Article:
What is the relationship between Thailand’s various religions?

    Generally, harmony and tolerance prevail. Some misunderstandings have developed between Buddhists and Muslims. Buddhists are a bit Islamophobic and do not like what they see in the predominantly Muslim provinces of the south.

    Violent incidents have occurred in the past. Muslims want to build mosques in the provinces where they are very few in numbers, to boost their visibility. Buddhists refuse to allow that.

    What is your style of evangelisation?

    We are very much involved in education. The diocese runs seven Catholic schools and eight more are run by religious in four other provinces. However, we cannot do more or expand our schools, because we lack funds and personnel.

    Evangelisation among tribals is sometimes difficult. There are at least six major languages ​​to learn, which I personally do not speak. For this reason, we must train local catechists, who know the language.

    Pope Francis said that Asia is the driving force of world evangelisation. Do you agree?

    Yes, absolutely. Indeed, John Paul II had said that Asia is "our common task for the third millennium." In my diocese for example, there are many young people and 30,000 catechumens. We can baptise about a thousand people a year. In Bangkok, I train catechists. I am also secretary general of the National Commission of catechists.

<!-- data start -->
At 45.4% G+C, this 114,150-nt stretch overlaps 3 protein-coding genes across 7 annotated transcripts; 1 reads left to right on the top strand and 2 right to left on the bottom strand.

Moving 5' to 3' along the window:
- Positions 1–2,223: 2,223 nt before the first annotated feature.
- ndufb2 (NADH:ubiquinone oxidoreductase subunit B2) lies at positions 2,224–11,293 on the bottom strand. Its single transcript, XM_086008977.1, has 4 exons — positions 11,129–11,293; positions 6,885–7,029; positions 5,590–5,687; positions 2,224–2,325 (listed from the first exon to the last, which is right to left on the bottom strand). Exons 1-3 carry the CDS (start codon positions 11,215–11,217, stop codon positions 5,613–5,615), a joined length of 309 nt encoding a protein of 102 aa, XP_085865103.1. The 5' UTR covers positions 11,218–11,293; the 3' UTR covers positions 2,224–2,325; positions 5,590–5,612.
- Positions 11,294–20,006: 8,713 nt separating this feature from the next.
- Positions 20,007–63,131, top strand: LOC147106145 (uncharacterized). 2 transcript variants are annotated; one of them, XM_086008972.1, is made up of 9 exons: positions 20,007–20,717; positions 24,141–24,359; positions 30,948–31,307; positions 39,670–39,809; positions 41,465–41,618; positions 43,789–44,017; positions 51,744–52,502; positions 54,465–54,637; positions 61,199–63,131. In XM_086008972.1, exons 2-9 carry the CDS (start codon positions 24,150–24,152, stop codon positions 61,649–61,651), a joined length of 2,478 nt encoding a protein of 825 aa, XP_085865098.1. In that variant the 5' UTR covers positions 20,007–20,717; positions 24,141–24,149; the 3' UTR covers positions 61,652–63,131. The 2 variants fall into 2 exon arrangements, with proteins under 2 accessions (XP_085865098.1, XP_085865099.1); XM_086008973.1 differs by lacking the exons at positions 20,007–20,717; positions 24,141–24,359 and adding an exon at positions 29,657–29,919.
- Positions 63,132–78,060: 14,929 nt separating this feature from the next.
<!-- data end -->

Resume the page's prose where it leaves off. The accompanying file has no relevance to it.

You recently met with the pope. What did you give him?

    I gave him a copy of the Bible in Thai. This is the first ever Catholic edition, the full version of the Old and New Testaments. It took more than 20 years, starting in 1992, but it is now available. We printed it with the help of the Thai Bible Society and the Korean Bible Society (KBS).

    We printed it in Korea because it was cheaper. We are very proud of this publication, which will considerably help the local Church. Now it is up to us to teach the faithful to use the sacred text, to read it and pray with it.

    What do you do for young people in your diocese?

    We work hard for and with young people, especially in education. We have 40 youth centres for children, where they can study. The latter can also attend state schools, but they live with us, and we educate them.

    We also have 20 female and 10 male religious communities who are directly involved in educating the young, as well as priests. Centres also teach catechism and prayer.

    Nuns are involved in more activities, helping about 700 girls in two schools. They do a nice job because they make them study, and help them find work afterwards. If the girls are academically inclined, the nuns provide them with financial aid so that they can continue their studies.